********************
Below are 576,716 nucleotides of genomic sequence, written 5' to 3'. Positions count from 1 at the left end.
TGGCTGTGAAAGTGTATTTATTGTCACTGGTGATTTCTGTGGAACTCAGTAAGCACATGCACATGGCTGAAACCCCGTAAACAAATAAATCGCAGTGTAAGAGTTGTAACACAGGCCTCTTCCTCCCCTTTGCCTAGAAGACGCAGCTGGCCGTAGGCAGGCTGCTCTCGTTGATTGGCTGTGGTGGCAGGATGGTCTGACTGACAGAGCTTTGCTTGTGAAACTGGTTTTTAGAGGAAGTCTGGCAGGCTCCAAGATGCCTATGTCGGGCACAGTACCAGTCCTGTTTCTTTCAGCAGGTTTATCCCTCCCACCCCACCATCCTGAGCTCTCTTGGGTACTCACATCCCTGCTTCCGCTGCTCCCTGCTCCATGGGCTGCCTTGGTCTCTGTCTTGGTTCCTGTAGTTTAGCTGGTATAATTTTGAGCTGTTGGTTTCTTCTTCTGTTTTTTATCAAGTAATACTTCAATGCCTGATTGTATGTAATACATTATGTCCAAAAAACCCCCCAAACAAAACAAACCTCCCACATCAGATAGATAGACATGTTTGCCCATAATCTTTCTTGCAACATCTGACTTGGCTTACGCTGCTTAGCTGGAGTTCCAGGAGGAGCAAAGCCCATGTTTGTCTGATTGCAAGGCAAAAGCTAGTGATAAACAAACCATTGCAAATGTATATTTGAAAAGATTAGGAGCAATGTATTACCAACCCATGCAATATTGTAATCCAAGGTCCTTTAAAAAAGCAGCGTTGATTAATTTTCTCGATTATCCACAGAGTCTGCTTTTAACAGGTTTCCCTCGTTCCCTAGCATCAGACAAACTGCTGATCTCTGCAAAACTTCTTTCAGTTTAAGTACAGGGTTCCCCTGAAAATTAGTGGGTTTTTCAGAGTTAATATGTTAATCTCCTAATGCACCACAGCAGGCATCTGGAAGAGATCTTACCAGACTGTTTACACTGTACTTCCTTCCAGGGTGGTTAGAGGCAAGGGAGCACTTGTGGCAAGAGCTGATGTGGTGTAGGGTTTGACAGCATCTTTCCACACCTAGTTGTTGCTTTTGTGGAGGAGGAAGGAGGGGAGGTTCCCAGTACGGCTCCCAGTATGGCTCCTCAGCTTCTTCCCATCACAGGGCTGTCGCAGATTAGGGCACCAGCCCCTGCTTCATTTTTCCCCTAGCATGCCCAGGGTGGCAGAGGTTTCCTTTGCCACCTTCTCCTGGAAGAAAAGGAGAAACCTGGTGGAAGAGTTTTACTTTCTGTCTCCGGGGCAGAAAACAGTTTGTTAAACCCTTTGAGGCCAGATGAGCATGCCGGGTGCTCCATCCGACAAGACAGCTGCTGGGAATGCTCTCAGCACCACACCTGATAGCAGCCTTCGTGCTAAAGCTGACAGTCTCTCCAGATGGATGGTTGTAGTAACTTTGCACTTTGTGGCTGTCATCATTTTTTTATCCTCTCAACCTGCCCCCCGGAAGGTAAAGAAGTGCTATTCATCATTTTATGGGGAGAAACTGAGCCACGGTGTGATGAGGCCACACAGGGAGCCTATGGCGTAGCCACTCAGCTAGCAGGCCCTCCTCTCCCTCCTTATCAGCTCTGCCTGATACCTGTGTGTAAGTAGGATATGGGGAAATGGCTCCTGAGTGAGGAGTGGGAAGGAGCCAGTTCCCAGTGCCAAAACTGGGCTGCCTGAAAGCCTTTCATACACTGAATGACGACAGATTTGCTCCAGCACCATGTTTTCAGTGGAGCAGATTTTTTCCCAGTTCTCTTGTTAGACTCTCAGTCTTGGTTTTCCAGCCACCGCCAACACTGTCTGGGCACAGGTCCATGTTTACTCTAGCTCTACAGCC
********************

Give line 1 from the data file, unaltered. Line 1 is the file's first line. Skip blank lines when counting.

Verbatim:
Below are 576,716 nucleotides of genomic sequence, written 5' to 3'. Positions count from 1 at the left end.